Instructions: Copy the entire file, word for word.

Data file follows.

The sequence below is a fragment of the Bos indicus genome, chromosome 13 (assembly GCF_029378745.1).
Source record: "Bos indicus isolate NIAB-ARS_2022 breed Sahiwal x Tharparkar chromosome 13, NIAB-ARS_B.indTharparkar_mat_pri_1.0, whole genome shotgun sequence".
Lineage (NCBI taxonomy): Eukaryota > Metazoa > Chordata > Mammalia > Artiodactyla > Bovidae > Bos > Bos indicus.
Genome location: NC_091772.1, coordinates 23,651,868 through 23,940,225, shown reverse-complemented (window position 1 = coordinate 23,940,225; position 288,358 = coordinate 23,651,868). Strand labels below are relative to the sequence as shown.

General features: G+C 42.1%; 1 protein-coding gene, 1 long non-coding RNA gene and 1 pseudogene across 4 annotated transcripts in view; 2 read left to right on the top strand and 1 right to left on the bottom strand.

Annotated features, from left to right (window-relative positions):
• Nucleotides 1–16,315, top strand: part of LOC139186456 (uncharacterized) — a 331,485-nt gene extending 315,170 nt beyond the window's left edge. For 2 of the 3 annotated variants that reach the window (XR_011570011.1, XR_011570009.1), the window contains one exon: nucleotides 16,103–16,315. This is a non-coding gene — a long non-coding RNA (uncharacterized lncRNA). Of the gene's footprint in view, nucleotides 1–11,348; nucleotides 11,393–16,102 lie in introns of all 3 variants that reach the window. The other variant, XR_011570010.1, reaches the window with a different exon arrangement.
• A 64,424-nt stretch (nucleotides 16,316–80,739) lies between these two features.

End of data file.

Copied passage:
The sequence below is a fragment of the Bos indicus genome, chromosome 13 (assembly GCF_029378745.1).
Source record: "Bos indicus isolate NIAB-ARS_2022 breed Sahiwal x Tharparkar chromosome 13, NIAB-ARS_B.indTharparkar_mat_pri_1.0, whole genome shotgun sequence".
Lineage (NCBI taxonomy): Eukaryota > Metazoa > Chordata > Mammalia > Artiodactyla > Bovidae > Bos > Bos indicus.
Genome location: NC_091772.1, coordinates 23,651,868 through 23,940,225, shown reverse-complemented (window position 1 = coordinate 23,940,225; position 288,358 = coordinate 23,651,868). Strand labels below are relative to the sequence as shown.

General features: G+C 42.1%; 1 protein-coding gene, 1 long non-coding RNA gene and 1 pseudogene across 4 annotated transcripts in view; 2 read left to right on the top strand and 1 right to left on the bottom strand.

Annotated features, from left to right (window-relative positions):
• Nucleotides 1–16,315, top strand: part of LOC139186456 (uncharacterized) — a 331,485-nt gene extending 315,170 nt beyond the window's left edge. For 2 of the 3 annotated variants that reach the window (XR_011570011.1, XR_011570009.1), the window contains one exon: nucleotides 16,103–16,315. This is a non-coding gene — a long non-coding RNA (uncharacterized lncRNA). Of the gene's footprint in view, nucleotides 1–11,348; nucleotides 11,393–16,102 lie in introns of all 3 variants that reach the window. The other variant, XR_011570010.1, reaches the window with a different exon arrangement.
• A 64,424-nt stretch (nucleotides 16,316–80,739) lies between these two features.